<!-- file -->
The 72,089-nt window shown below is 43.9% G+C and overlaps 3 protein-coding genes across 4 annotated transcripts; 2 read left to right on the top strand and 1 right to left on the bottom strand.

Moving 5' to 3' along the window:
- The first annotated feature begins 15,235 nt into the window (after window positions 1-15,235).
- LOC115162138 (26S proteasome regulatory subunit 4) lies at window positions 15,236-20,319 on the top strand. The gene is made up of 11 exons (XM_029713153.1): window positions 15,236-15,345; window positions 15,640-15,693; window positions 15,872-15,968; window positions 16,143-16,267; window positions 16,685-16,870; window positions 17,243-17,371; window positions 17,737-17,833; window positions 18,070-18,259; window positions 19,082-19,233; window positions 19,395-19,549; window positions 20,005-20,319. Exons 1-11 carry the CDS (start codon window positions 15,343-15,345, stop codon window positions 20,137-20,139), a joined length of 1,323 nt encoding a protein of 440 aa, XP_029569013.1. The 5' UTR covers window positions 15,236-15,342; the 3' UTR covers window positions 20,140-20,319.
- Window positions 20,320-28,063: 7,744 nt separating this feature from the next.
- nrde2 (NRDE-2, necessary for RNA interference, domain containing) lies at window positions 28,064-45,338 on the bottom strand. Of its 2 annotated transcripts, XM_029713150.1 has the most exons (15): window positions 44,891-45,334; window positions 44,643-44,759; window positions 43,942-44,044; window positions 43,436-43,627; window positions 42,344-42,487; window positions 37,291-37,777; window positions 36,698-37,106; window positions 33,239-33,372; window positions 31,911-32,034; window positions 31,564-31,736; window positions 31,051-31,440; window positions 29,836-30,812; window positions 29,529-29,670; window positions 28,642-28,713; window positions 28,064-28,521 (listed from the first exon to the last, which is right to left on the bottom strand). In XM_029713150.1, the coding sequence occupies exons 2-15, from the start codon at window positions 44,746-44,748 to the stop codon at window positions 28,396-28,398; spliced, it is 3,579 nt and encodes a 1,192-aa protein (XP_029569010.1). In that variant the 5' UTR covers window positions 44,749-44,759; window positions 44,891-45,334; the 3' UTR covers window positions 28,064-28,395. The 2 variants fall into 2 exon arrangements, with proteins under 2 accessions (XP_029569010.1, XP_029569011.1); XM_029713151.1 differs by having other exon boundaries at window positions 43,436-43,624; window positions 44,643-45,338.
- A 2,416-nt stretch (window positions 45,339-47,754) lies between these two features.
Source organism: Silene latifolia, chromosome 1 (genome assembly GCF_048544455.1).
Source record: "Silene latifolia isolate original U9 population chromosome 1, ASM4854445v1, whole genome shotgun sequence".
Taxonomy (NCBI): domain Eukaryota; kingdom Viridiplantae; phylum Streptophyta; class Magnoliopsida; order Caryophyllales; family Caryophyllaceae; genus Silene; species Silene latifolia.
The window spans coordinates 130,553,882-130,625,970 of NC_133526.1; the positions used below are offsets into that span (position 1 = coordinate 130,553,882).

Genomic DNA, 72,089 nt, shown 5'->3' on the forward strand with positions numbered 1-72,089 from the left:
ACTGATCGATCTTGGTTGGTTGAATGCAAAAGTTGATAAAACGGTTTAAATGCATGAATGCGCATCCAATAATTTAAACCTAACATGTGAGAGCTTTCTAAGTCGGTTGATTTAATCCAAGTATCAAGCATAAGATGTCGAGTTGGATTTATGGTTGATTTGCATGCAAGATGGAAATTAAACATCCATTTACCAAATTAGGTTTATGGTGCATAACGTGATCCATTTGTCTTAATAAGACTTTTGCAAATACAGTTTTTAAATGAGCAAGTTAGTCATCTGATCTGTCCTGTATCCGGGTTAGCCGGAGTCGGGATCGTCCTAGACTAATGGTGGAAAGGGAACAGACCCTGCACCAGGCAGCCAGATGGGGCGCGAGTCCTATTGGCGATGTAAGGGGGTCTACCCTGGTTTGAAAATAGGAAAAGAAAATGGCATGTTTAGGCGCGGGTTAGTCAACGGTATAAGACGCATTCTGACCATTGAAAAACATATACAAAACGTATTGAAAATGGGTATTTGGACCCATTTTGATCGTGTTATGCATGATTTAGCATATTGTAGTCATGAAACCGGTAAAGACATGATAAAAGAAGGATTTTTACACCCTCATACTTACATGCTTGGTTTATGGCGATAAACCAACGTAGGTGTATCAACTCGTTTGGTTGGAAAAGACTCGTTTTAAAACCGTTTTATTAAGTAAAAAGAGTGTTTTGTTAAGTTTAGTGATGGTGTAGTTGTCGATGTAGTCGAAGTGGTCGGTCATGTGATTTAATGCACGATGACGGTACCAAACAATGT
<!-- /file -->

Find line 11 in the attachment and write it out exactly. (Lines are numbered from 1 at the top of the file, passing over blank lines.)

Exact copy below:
The window spans coordinates 130,553,882-130,625,970 of NC_133526.1; the positions used below are offsets into that span (position 1 = coordinate 130,553,882).